This day has started to become a bit somber for me so cheers and its time to fire up the smoker

Road surface Line Cemetery Grave Grass
 

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Who am I remembering? All of them. Every single member of our armed forces and those supporting them who lost their lives in defense of our country, whether during war or peacetime.

The well-known heroes and those who died with no fanfare. Each one in their own way helped to establish and maintain the greatest nation, and they have my thanks and appreciation.
 

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reluctant sinner
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20,436 Posts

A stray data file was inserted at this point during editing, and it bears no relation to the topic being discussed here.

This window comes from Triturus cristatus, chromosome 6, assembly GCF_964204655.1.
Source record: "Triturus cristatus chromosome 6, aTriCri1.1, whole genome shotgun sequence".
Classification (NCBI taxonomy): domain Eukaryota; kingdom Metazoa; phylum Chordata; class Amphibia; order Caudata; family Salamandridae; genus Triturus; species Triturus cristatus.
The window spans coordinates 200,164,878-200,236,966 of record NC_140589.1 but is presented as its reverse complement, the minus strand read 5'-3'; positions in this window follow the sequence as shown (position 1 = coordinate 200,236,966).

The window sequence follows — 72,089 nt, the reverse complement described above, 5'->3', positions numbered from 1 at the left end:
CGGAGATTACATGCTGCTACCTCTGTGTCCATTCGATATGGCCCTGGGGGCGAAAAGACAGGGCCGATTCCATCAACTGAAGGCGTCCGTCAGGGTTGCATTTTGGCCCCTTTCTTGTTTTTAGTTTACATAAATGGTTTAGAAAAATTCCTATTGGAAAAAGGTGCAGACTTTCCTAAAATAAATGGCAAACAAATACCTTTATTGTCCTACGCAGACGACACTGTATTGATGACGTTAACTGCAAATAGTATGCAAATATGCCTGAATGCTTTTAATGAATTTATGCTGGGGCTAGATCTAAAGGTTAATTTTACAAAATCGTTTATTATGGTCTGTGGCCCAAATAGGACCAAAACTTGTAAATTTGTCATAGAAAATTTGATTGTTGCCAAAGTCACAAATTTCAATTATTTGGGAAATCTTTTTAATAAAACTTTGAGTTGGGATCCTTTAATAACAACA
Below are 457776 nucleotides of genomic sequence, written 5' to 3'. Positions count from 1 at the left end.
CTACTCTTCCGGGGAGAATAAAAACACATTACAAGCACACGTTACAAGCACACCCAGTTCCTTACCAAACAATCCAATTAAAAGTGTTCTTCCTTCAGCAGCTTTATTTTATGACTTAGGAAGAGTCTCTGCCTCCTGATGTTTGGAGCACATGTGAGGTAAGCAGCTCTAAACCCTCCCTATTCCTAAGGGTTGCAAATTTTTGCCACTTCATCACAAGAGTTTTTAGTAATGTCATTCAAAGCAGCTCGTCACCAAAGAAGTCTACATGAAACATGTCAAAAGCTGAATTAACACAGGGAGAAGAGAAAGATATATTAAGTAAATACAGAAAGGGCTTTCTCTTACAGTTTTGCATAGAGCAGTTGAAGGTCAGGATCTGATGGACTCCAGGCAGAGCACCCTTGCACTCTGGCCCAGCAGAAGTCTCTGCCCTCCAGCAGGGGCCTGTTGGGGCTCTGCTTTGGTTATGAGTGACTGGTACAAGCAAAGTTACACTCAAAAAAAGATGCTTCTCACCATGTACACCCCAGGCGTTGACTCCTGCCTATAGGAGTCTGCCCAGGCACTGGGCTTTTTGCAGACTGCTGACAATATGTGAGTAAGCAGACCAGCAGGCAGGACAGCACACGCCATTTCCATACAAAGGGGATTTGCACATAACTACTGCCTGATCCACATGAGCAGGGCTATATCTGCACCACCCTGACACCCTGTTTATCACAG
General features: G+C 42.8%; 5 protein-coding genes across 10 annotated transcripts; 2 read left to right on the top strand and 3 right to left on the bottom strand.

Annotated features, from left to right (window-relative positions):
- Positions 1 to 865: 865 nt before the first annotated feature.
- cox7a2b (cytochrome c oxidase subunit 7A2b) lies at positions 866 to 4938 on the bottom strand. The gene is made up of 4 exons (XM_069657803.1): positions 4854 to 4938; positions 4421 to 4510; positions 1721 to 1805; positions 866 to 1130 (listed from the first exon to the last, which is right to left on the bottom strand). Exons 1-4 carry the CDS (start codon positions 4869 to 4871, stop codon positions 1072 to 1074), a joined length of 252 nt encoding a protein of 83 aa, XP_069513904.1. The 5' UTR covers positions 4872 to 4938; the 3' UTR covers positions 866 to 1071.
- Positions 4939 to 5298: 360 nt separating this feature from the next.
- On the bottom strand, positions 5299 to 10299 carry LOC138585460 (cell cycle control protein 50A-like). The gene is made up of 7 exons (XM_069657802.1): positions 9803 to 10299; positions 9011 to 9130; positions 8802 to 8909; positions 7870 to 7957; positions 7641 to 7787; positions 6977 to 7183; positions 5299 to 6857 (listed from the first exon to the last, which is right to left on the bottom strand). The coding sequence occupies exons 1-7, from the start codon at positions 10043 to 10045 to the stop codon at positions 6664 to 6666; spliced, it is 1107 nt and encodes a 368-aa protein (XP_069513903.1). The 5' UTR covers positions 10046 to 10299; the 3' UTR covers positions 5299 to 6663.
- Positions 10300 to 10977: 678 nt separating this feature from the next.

I'm remembering my dad. He was the last of 5 brothers drafted for WWII. After basic the army wanted to make him him a telephone operator - he told the guy - you will never get a good one. He was a watch maker for over 10 years when drafted so they made him an instrument repair man. In England with the 8th Air Force he worked on mostly B-17. He and his buddy came up with a new plan for calibrating the auto-pilot using 5V instead of 50 that made them more accurate. I have the pair of stainless steel watch tweezers he made from the emergency windshield release pins as found on a B-24. He sent my mom a lot of money he earned by fixing watches and soldering the lids back on Ronson lighters. I have the blow pipe and alcohol candle he used for that task.